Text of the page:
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I'm always trying to find different ways to exercise (currently playing lots of Wii - that counts, right?) but I find the problem of after a few weeks to a month I lose motivation, get distracted and move on to something else.

Does anyone have any tips or idea on how to keep motivated?

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Take breaks. As long as you trust yourself to get back into it. I don't really fit the demographic of somebody who has ever lost a lot of weight because I've never gained a lot. My usual pattern is 6-9 months working out then 3-6 off (if you start in relatively good shape, after about 4 months you stop seeing results and workouts become maintenance). The results go a long way to motivate me so I take breaks. –  Evan Plaice Mar 20 '11 at 20:24
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5 Answers 5

up vote 9 down vote accepted

Set yourself goals

Because they give you something to focus on, you can measure if you're making progress towards it and it can be very gratifying to accomplish them!

For example when running I'm using MiCoach from Adidas, though any performance monitoring gadget will do. It allows me to keep track of my progress and see how well I sticked to my workout.

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It also keeps track of overall statistics and gives 'achievements' when you hit a certain milestone. But off course, you can use several metrics to keep you motivated:

  • try to run longer,
  • try to run faster,
  • lift more weights,
  • do more repetitions.

Just measuring your exercise and using it to set goals can be a great motivator, especially when you can't exercise in a group! But off course, this isn't suited for everyone. You need intrinsic motivation to keep this up. Otherwise, I agree with the rest: go run in groups!

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It usually comes down to a personal preference, but this is what worked for me.

  1. Start doing a sport that involves continual learning of a skill.

    It can be a team sport, or a martial art, if you don't want/don't have the opportunity to do team sports. I get bored very easily by repetitive exercises like running or swimming, but getting into Muay Thai and boxing kept me going for a few years so far.

  2. Exercise in a group, or with a partner.

    Don't underestimate this one. Your ability to push yourself increases if there are other people, who train with you. In the gym where I go, people are paired up in class: one is holding the pads/mits for a round, another one is doing the drill for a round, then swap. I, for one, have a much higher slack-off rate if I'm training alone.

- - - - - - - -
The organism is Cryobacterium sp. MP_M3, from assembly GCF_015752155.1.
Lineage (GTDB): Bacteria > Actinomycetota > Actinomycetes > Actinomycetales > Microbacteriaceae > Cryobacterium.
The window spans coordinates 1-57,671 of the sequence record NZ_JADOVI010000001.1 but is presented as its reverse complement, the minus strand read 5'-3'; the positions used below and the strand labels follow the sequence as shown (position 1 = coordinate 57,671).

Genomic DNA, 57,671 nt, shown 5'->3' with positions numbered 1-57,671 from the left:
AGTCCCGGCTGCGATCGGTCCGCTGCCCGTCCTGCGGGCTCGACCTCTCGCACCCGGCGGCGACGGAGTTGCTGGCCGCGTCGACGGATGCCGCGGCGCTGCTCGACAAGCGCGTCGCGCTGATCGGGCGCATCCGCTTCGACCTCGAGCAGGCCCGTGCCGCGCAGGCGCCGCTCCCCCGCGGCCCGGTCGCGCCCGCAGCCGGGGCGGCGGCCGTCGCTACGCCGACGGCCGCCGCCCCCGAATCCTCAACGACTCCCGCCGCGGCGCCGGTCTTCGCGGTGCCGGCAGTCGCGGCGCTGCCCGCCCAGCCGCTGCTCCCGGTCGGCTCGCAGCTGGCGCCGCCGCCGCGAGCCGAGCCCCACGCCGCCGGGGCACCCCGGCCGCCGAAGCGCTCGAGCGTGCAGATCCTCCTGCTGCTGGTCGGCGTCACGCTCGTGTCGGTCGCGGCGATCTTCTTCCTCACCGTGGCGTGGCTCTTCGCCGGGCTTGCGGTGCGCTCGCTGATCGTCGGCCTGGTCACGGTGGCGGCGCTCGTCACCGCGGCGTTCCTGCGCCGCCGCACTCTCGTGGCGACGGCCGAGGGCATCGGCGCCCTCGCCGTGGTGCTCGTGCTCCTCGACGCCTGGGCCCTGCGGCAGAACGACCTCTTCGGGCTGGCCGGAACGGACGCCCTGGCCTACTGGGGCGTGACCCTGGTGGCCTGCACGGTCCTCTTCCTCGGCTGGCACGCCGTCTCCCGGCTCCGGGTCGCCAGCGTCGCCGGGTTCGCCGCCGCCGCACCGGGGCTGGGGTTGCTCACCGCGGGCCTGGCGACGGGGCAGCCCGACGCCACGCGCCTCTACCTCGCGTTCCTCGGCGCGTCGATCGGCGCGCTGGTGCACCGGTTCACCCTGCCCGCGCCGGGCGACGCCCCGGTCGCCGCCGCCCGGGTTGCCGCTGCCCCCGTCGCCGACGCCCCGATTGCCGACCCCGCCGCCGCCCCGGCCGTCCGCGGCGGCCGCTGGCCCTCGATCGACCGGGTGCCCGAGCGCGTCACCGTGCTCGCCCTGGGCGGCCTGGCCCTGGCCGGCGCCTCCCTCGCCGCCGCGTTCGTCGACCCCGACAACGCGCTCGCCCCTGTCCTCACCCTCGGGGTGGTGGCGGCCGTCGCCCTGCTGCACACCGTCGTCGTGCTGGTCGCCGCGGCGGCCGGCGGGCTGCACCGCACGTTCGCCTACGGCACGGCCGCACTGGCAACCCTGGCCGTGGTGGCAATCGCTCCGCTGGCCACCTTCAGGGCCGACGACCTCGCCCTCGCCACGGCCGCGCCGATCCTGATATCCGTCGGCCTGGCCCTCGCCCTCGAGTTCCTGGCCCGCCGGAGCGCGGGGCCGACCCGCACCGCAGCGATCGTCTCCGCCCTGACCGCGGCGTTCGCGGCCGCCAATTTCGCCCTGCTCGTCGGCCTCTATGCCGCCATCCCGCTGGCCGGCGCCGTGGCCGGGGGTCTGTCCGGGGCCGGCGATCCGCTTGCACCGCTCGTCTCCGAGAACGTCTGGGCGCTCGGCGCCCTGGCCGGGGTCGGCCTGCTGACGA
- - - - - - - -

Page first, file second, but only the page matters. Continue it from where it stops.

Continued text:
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+1 for group or partner. They can motivate you when you dont feel like working out and vice versa. –  SwDevMan81 Mar 2 '11 at 1:52
    
+1 for starting a sport. It gives you goals and feedback. Helps you to feel successful when your fitness levels improve. –  Josh G Apr 7 '11 at 20:47
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Every now and then I read this article by Henry Rollins. I actually printed part of it out and taped it in my living room. "The Iron Never Lies"

Also, I think setting realistic goals and watching you progress towards them is huge.

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One tip I've heard about is to reward yourself, but not in an unhealthy way of course. Things like letting yourself hang out with friends only if you follow your excercise schedule, or going to see a movie in the weekend.

Also, try telling your friends and relatives about your goal. The social pressure might persuade you to keep excercising.

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I used to be very close-lipped about my goals but by being open about them, you really hold yourself accountable and I believe your possibility for success greatly increases. –  Rhea Mar 23 '11 at 14:37
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Looking in the mirror is a pretty good way.

I also got a great motivation boost, when I received much more attention from ladies after losing 10kg.

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+1 for looking in the mirror and seeing results...nothing motivates more than positive gain! –  kjy112 Mar 2 '11 at 2:14
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I use the mirror and how clothes fit as my gauge too. I'm pretty dense so people are always surprised by my weight. –  Rhea Mar 23 '11 at 14:35
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